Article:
The remainder of my practicum in Kisii with Curamericas Global was a whirlwind. Since I was only in Kenya for one month, things moved very quickly in order to complete my projects on time. My first week was spent preparing for my qualitative research studies – writing research questions, preparing interview guides, and randomizing participants for my focus groups. I also visited and toured the Matongo Health Centre and familiarized myself with the facility and its services. In addition to beginning my projects, I enjoyed exploring Kisii. I familiarized myself with the local market to purchase fresh produce, located a grocery store for my other dietary staples, and determined the most efficient route to the KIKOP office at the Ministry of Health.

The maternity ward at Matongo Health Centre in Kisii, Kenya.

Focus group discussions began during my second week in Kisii. I quickly realized that my results would be richest if the focus groups were conducted in the local language by KIKOP staff. I held a qualitative research “crash course” for the KIKOP staff to familiarize them with the process of a qualitative study and the most important things to know about facilitating focus groups. Since I held about 10 focus groups during my practicum, I was extremely grateful for the willingness of the KIKOP staff to assist with my studies and facilitate the focus groups.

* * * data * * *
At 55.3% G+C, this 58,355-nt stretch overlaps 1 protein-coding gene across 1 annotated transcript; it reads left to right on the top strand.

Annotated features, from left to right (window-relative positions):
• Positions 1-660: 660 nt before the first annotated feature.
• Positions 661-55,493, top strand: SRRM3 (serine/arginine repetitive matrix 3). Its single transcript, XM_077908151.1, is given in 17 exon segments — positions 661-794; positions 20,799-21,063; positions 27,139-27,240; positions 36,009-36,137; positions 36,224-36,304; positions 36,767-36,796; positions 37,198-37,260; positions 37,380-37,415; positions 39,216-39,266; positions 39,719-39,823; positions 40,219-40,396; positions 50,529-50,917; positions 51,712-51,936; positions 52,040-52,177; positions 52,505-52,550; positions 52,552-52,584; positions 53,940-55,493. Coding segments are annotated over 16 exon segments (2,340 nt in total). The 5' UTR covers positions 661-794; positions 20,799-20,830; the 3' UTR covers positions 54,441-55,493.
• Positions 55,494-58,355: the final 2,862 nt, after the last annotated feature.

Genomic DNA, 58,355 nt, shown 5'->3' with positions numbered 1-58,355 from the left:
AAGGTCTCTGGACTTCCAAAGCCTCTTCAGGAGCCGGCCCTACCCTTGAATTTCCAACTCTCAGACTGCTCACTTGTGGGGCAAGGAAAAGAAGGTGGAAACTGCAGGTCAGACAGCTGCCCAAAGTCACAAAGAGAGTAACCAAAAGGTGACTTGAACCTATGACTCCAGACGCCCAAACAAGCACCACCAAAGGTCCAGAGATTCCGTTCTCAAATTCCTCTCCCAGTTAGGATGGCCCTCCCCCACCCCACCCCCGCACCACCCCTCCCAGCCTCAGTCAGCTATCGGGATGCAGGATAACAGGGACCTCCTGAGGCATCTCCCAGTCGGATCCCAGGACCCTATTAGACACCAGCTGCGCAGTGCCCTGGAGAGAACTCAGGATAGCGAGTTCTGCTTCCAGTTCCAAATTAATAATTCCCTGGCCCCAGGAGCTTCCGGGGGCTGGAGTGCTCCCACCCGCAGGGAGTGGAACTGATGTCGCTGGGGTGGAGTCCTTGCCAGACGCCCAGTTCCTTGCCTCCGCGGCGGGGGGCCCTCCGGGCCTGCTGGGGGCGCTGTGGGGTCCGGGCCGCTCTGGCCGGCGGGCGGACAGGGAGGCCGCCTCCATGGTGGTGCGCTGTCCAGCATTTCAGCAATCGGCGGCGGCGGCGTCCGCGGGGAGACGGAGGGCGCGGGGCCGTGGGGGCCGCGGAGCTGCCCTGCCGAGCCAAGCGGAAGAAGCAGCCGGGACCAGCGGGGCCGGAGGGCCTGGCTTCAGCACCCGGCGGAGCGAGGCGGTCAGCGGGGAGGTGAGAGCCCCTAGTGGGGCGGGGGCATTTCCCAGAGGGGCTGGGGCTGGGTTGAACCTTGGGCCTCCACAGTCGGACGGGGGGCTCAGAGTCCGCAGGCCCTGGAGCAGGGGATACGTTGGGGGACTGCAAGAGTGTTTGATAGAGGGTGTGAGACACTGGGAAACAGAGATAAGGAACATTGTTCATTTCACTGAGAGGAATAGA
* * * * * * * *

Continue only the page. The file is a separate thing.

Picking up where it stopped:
Davis and Esther, two KIKOP staff members, facilitate a focus group discussion with traditional birthing attendants in Matongo.

Following data collection came transcription. Local volunteers transcribed the focus group discussions into English for me, and I began data analysis shortly thereafter. Thus far I have completed analysis of transcripts for one of my studies – operational research on what constitutes a culturally appropriate birthing space and care at Matongo Health Center in Kisii. The preliminary results have been very informative and fascinating to read about, and I am looking forward to seeing the space that is designed as a result of my findings.

Life in Kisii was certainly challenging at times and different from my life back in the U.S., but it was a good learning experience. The KIKOP staff were helpful, members of my focus groups were welcoming, and I learned a lot from experiencing such a different culture. As I reflect on my month in Kisii, I feel grateful for the opportunity to experience life in a city so different from my hometown. I will always look back on my time here with gratitude and deep respect for all the individuals I worked with and will remain optimistic that they are able to obtain the positive health outcomes that Curamericas Global and KIKOP are working so hard to achieve.

– Dana